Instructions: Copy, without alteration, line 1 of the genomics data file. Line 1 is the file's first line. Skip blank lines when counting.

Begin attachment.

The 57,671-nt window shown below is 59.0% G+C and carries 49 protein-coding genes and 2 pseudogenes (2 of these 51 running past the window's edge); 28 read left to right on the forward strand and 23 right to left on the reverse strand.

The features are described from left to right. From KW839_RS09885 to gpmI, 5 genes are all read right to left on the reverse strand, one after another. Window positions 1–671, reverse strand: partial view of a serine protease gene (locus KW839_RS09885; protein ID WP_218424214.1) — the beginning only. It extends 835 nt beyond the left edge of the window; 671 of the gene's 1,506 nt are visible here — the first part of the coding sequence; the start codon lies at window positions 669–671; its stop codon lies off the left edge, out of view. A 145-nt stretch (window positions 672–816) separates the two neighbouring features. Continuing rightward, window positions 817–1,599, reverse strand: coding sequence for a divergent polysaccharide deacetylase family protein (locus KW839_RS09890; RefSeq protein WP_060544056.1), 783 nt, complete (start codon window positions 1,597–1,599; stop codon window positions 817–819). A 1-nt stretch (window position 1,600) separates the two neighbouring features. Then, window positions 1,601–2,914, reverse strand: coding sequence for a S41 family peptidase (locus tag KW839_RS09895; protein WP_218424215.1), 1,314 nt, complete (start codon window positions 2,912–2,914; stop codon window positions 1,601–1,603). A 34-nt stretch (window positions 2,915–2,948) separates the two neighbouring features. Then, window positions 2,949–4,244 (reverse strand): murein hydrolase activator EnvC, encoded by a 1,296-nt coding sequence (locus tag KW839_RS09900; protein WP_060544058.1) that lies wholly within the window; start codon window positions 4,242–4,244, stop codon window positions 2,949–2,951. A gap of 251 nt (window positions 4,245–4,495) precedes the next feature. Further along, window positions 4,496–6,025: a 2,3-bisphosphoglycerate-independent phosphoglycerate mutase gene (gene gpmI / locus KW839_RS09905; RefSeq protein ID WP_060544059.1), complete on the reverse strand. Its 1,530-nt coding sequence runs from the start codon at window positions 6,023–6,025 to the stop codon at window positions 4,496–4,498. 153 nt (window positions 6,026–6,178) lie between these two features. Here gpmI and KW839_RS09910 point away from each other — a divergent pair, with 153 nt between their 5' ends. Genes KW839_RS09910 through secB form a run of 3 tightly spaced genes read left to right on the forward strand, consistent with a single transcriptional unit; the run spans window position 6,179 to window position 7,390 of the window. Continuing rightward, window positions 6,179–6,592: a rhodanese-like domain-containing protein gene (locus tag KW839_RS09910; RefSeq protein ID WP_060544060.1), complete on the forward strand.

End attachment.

The 57,671-nt window shown below is 59.0% G+C and carries 49 protein-coding genes and 2 pseudogenes (2 of these 51 running past the window's edge); 28 read left to right on the forward strand and 23 right to left on the reverse strand.